We all play in a lot of other bands, and we collectively wanted to make something we weren‚Äôt used to doing. Dave and Mark used to play in a band called THE RIVALRY, Mark plays bass for another sludge band called SEX WIZARD, Dave also plays with bands SPACE BONG, GOD GOD DAMMIT DAMMIT, DEATH CULT JOCK (and close to a dozen more). Dale used to have a band called LASER DEATH RAY, he sang. He also played trumpet for GOD GOD DAMMIT DAMMIT for a while. Nathan used to play in hardcore band THE WEIGHT – they’re still going strong, excellent Adelaide band. I play guitar for another band HYDROMEDUSA and sing for a band called PRISONBITCH.
Through all of us there is lot of bands. I think we all wanted to do NIGHT HAG as a side band for a little while before we started getting organised. We realised we could do a lot as a band if we all kept the momentum up and kept constantly writing. With that, our sound has evolved since our beginnings. I think we come across as more of a metal band now, I think Dale hates this but that keeps me amused. We’ve all kept a big part of our normal lives open for whatever this band will throw at us.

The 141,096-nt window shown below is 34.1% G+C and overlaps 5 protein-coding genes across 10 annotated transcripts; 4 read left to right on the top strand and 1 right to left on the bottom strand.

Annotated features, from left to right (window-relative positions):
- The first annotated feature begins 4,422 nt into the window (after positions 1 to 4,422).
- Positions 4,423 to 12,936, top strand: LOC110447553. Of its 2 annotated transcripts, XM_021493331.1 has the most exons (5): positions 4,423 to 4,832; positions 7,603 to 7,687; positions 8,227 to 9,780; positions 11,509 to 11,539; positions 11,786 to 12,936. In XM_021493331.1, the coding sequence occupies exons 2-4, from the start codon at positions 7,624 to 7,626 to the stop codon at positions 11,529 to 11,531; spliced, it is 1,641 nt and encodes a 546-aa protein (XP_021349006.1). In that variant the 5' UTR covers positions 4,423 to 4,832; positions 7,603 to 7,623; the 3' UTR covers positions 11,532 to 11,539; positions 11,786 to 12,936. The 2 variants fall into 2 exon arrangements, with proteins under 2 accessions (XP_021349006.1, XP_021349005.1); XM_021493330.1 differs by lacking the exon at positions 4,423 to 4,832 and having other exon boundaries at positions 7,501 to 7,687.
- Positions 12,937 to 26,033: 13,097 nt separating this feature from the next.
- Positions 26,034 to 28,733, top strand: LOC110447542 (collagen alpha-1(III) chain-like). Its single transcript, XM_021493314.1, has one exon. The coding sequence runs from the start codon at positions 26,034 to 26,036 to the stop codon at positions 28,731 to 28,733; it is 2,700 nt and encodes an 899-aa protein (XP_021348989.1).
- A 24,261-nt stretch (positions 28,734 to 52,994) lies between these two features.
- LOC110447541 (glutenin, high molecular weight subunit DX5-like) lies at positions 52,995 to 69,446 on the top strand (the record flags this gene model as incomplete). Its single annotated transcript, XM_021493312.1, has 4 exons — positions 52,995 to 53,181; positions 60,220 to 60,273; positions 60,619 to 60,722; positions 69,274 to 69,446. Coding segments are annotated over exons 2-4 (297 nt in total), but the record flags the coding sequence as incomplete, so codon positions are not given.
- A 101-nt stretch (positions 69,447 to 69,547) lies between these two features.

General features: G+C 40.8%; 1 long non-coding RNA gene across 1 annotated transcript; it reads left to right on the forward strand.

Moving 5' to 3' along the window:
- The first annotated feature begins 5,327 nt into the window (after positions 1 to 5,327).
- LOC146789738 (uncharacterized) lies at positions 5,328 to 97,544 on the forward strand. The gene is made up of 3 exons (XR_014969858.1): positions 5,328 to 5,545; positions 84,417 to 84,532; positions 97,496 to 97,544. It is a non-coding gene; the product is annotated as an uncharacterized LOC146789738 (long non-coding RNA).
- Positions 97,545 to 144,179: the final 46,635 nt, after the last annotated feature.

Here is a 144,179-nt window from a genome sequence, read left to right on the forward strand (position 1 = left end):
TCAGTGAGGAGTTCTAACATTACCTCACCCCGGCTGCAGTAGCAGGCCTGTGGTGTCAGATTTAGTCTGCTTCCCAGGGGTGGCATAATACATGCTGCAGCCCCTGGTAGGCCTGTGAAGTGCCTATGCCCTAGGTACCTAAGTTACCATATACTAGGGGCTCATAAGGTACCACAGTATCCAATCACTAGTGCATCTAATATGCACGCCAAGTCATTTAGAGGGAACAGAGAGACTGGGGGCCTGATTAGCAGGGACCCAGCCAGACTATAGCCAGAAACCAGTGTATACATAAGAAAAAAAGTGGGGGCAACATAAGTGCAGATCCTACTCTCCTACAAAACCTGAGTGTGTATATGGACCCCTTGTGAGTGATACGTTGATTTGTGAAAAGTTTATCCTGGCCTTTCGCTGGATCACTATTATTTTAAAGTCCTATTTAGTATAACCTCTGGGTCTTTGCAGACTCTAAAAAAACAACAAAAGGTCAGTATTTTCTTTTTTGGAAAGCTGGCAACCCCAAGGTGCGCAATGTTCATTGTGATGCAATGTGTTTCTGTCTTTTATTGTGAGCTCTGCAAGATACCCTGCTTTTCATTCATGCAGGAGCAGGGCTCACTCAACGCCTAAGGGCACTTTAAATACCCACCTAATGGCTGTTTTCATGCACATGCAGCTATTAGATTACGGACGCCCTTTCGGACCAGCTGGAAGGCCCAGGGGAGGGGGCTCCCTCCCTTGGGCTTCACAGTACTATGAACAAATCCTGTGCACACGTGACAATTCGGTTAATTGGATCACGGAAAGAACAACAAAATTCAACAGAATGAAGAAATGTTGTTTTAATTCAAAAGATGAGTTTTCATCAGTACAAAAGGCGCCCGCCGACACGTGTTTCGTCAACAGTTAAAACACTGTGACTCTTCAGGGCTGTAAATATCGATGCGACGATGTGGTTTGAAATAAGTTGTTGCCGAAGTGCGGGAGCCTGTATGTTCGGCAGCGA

I work two jobs, I sell books and soap. I used to take my clothes off for an art school. It payed alright.. Dale is a researcher/computer, he also works for the university. Bright fellow, he‚Äôs the real organizational brains behind us. Mark is a student (homeless person), Nathan is a businessman but still poor like the rest of us. Dave bangs furniture together, I think. You can also catch him playing high-paid gypsy jazz gigs.
The Ricecooker Shop: There’s a distinct mix of harsh black-metal sounding guitars, drumming and a maelstrom of power-violence in your songs; do tell where are all these influences coming from; what are the lyrics about?